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Friday, April 30, 2010

Shelf Reliance - Emergency Planning

Looking for a summer project? Consider spending a few hours or days getting your emergency plan up to snuff. Emergency plans are one of those things that need constant maintenance, whether that means refreshing the food in your 72-hour kit, changing out clothes your kids have outgrown, or practicing how to get out of the house safely in case of a fire.

Take a look at the following steps, then decide what you can do to prepare most effectively. As you start next week's shopping, keep an eye out for deals on supplies that will keep you safe and comfortable when the circumstances are less-than-ideal.

Preparing for an Emergency

Step 1: What are you at risk for in your area?
- Contact your local emergency management office of local American Red Cross Chapter to gather the information you will need to create a plan.
- Ask what types of disasters are likely to affect your area.
- Find out if your community has warning signals. If so, learn what they are and what you should do when you hear them.
- Check with your schools, workplaces, and other places you frequent about their disaster plans.
- Educate yourself about community evacuation plans.

Step 2: Make a Plan
- Meet with your family and discuss why you need to prepare for disaster. Explain the dangers of fire, severe weather, and earthquakes to children. Plan to share responsibilities and work together as a team.
- Discuss the types of disasters that are most likely to happen. Explain what to do in each case.
- Pick two places to meet:
1. Right outside your home in case of a sudden emergency, like a fire.
2. Outside your neighborhood in case you can't return home. Everyone must know the address and phone number.
- Ask an out-of-state friend to be your "family contact." After a disaster, it's often easier to call long distance. Other family members should call this person and tell them where they are. Everyone must know your contact's phone number.
- Discuss what to do in an evacuation. Plan how to take care of your pets.

Step 3: Complete This Checklist
- Post emergency telephone numbers by phones (fire, police, ambulance, etc.).
- Teach children how and when to call 9-1-1 or your local Emergency Medical Services number for emergency help.
- Show each family member how and when to turn off the utilities (water, gas, and electricity) at the main switches.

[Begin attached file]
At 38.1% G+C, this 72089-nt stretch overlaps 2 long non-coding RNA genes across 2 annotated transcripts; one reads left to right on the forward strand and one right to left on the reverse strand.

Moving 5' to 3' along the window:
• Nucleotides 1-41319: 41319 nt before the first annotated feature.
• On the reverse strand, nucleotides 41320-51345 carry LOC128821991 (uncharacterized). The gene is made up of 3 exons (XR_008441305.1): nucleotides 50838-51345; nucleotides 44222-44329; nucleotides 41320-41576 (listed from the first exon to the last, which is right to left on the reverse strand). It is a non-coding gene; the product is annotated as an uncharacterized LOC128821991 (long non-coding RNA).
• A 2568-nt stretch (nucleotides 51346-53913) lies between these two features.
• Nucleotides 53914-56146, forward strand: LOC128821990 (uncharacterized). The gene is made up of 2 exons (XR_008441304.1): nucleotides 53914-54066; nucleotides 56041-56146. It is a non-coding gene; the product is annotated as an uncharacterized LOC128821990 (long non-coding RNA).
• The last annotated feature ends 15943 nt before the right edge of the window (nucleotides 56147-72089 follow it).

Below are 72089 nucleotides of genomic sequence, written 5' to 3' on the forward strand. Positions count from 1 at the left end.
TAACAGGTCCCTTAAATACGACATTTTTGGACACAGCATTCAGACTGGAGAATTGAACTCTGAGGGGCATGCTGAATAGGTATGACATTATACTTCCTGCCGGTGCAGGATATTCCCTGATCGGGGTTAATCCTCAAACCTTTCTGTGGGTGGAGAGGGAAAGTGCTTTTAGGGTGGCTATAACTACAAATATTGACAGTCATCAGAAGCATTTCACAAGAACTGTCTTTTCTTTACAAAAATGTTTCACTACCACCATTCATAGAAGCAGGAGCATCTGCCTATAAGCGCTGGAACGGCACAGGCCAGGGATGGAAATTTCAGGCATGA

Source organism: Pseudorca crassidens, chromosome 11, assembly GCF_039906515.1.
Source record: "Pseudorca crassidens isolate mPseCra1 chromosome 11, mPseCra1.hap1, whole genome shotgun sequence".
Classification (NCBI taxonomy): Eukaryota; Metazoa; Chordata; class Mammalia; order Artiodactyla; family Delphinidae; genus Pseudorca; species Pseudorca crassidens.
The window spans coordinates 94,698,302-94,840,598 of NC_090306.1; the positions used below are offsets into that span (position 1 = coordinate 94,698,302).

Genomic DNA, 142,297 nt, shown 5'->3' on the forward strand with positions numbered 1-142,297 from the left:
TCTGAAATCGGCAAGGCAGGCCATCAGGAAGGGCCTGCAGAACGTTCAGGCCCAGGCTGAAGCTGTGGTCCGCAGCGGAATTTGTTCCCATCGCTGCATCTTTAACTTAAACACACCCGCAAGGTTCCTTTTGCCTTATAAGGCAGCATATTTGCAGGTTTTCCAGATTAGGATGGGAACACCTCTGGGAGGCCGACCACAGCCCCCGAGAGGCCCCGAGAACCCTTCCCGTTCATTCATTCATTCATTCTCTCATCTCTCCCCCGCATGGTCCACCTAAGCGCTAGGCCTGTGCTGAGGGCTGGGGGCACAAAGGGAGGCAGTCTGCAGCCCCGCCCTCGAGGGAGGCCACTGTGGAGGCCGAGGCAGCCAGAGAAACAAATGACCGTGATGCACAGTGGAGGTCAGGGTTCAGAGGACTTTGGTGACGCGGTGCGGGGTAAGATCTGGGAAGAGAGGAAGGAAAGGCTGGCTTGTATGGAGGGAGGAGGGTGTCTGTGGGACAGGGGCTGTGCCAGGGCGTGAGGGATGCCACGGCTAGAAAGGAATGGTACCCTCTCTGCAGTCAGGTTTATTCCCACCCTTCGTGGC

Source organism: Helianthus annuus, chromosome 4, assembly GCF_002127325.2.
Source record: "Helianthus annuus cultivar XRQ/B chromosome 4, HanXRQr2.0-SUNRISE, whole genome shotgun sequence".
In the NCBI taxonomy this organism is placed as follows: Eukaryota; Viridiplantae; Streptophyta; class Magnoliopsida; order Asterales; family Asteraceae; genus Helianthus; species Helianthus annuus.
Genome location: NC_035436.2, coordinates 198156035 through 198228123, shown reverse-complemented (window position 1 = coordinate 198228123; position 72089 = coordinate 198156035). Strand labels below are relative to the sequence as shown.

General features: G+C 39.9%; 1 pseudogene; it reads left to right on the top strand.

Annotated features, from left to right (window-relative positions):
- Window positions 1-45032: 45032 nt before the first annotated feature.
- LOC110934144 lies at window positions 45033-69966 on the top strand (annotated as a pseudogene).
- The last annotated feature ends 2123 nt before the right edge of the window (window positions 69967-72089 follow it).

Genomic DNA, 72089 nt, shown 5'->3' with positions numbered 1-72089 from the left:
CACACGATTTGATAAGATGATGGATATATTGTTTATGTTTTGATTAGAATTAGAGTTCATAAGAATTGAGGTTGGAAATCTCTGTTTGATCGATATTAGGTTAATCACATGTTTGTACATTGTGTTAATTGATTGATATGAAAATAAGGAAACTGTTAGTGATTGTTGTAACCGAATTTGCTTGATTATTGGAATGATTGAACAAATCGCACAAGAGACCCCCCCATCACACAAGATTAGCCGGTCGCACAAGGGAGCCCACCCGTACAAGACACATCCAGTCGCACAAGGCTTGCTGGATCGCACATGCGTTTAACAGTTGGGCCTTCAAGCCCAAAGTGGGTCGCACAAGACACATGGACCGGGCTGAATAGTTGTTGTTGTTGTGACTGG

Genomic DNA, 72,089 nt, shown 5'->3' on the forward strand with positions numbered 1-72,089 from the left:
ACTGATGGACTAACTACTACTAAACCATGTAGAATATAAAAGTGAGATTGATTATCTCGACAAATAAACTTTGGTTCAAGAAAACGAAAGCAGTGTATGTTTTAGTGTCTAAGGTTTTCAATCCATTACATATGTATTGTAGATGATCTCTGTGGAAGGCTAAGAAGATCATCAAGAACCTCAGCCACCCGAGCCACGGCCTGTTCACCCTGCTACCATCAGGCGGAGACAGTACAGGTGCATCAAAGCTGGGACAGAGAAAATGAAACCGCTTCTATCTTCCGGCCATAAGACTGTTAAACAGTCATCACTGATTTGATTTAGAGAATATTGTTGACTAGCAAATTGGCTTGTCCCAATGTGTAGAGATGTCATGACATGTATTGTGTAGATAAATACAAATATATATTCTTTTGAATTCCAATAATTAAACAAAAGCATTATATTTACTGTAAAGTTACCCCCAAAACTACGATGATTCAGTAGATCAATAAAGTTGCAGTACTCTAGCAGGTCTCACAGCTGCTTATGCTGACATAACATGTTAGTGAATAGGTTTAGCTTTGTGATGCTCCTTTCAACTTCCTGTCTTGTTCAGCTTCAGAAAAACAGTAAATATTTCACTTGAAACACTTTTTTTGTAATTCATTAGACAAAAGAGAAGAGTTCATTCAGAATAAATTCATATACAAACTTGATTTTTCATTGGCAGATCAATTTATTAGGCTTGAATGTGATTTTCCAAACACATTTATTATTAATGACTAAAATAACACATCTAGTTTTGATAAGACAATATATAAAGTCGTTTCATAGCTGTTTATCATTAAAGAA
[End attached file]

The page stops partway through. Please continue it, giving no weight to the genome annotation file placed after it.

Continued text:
- Check if you have adequate insurance coverage.
- Train each family member on how to use the fire extinguisher and show them where it is kept.
- Install smoke detectors and carbon monoxide detectors on each level of your home, especially near bedrooms.
- Conduct a home hazard hunt. Check to make sure heavy objects on walls are safely secured.
- Stock emergency supplies and assemble an Emergency Kit.
- Take a Red Cross first aid and CPR class.
- Determine the best escape routes from your home. Find two ways out of each room.
- Find the safe places in your home for each type of disaster.
- Establish a “family password” with your children. This password will help your children know who can and can't be trusted in an emergency; if you ask a friend or family member to pick your child up from an event, they'll be able to share that password and indicate to your children that they are safe.
- Complete a Family Communication Plan. You can find a great form online at
- Put all vital records and documents in a fire and water proof safe box. This would include birth certificates, marriage certificates, social security cards, passports, wills, deed, and financial, insurance, and immunization records. They may be also kept in a safe deposit box at your local bank. A fire and water proof safe can be purchased at most large retailers.

Step 4: Practice and Maintain Your Plan
- Quiz your kids every six months or so.
- Conduct fire and emergency evacuations.
- Replace stored water every year and keep your stored food rotating by cooking with it often.
- Test and recharge your fire extinguisher(s) according to manufacturer's instructions.
- Test your smoke and carbon monoxide detectors monthly and change the batteries at least once a year.
- Review first aid and CPR training.



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